While frequent flyer programs have gotten less competitive over the past three years, and many blame airline consolidation, in many ways airline product has gotten more competitive.
Most of the attention goes to premium cabins. Delta will will introduce suites with doors in business class. United’s new Polaris business class will finally mean direct aisle access and their new meals and bedding have already launched.
United Bedding and Pajamas
United and American are debuting new business class only lounges. And American probably has my current favorite business class seat of any US or European airline, the B/E Super Diamond, on its new Boeing 787-9. The trim (and dividers between middle seats!) are better on Qatar and Virgin Australia, but it’s still a very good seat.
US airlines have been especially profitable in recent years, with low fuel prices. Indeed they’ve been earning a plurality of the world’s airline profits, billions of dollars each quarter. Ticket prices have been falling much to the chagrin of Wall Street and so they’re trying things like Basic Economy to try to get passengers to pay more for what they receive today.
At the same time the major US legacy airlines have even been improving the experience in coach. And that’s important, because even with Basic Economy fares those airlines are better experiences than the ultra low cost carriers like Spirit and Allegiant.
- More legroom
- More redundant route network, to get you where you’re going when something goes wrong with your flight
- Better on time performance
And once you board, regardless of your fare, you still get the standard inflight experience.
American has a decent snack basket in first class though I wish they’d change things up more often than they do. The current popcorn isn’t bad, though I’m not sure popcorn on a plane makes sense for cleaning (United has tried this in economy).
Over time the best economy snack baskets have been on JetBlue, and they’ve become known for their Terra Blue Chips.
Now Delta, which is testing free meals in coach on their premium New York – Los Angeles and San Francisco flights, is improving their free snacks in coach.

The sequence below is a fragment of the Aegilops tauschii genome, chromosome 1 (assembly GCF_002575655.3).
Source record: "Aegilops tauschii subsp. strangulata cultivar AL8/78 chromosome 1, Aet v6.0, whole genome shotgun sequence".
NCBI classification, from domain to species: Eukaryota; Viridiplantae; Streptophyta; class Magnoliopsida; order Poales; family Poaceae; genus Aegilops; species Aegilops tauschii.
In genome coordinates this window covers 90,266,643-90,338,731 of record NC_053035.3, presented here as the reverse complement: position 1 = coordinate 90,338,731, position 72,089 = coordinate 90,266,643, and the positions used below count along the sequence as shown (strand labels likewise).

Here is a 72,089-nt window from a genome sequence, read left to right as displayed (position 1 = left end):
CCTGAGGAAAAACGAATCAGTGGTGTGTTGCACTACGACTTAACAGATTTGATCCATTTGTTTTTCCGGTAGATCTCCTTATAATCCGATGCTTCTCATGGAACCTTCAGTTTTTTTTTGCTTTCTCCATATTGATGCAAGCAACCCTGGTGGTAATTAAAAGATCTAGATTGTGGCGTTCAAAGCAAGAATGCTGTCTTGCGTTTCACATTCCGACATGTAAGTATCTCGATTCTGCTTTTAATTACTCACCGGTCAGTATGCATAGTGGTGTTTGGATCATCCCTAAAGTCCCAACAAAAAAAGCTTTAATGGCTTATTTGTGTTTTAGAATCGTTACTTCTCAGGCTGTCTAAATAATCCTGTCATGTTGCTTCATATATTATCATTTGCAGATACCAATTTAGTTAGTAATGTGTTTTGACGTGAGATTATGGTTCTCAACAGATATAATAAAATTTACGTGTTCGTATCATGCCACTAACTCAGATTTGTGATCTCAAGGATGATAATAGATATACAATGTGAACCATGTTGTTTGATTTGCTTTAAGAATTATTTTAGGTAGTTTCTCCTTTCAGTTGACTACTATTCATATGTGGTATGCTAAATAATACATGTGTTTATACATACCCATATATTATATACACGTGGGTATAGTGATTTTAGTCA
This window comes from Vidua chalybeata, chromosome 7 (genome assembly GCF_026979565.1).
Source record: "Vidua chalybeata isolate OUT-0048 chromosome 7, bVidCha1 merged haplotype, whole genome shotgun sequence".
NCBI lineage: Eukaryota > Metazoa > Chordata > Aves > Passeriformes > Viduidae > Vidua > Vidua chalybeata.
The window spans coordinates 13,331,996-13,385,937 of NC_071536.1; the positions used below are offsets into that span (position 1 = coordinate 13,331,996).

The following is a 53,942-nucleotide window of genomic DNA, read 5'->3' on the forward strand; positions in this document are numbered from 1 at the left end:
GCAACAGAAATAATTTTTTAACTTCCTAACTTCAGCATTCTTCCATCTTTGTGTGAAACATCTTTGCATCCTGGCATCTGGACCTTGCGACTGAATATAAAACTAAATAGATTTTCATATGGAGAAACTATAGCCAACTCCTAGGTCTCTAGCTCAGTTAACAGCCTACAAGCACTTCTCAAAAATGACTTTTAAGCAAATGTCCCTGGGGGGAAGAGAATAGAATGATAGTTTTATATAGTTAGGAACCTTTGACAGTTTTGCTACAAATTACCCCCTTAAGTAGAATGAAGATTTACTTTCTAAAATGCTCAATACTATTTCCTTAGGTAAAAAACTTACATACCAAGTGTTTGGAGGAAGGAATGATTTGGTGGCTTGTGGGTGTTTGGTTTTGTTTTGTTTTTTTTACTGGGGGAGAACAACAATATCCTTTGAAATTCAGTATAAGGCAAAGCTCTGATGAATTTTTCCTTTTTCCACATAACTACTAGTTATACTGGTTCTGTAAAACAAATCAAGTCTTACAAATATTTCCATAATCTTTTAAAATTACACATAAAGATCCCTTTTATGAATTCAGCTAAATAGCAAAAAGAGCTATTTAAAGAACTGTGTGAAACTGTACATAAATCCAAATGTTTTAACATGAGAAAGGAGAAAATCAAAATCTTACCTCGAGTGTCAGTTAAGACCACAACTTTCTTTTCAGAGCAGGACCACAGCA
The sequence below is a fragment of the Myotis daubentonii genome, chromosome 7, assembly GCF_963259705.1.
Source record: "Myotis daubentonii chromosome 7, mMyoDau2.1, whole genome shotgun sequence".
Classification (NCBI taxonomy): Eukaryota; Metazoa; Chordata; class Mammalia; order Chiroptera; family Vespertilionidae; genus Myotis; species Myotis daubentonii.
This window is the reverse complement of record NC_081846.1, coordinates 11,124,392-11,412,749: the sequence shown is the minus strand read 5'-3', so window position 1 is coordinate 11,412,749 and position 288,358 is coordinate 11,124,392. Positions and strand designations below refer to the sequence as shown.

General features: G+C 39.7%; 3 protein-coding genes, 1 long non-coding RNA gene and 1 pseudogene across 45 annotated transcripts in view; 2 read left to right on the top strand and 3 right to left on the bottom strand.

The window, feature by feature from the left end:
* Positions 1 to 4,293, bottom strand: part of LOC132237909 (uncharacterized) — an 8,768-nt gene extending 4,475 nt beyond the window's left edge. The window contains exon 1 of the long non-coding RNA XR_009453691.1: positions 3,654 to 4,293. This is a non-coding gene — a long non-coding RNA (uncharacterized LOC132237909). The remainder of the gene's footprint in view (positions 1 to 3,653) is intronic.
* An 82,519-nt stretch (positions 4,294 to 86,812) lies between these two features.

December 14 Delta-branded peanuts and pretzels will come to an end, replaced by larger offerings of “Snyder’s of Hanover® pretzels, Squirrel Brand Honey Roasted peanuts and NatureBox Apple Cinnamon Yogurt Bars.” And don’t worry because “Biscoff cookies will remain in service.”
The complimentary snacks will be available in the Main Cabin on flights over 250 miles. Customers on shorter flights within North America – from 251 to 599 miles – will now receive a choice of Biscoff cookies or Snyder’s of Hanover® pretzels, whereas customers were only offered one choice previously. Flights over 600 miles will now offer four choices, instead of three, offering Snyder’s of Hanover® pretzels, Squirrel Brand Honey Roasted peanuts, a NatureBox Apple Cinnamon Yogurt Bar or Biscoff cookies.
Additionally, customers on international flights will receive a choice of Snyder’s of Hanover® pretzels or Squirrel Brand Honey Roasted peanuts.
We’re a long way from when United offered celebrity chef meals in economy and when they retrofit galley carts to serve McDonalds in coach keeping the burger warm while the lettuce and bun stayed cool. So this may be something of ‘soft bigotry of low expectations’ but it’s still a positive move improving the customer experience.
Meanwhile inflight entertainment — much of it free — is now available to passengers in economy on many aircraft that wasn’t around back in the early 90s when United partnered with McDonalds.
So where’s all the bad stuff about coach? Full flights and more seats in coach (and uncomfortable slimline seats), long waits at security, and fees for seats and checked bags that used to be bundled in fares and so are a sore spot. Those things, sadly, don’t appear to be changing soon.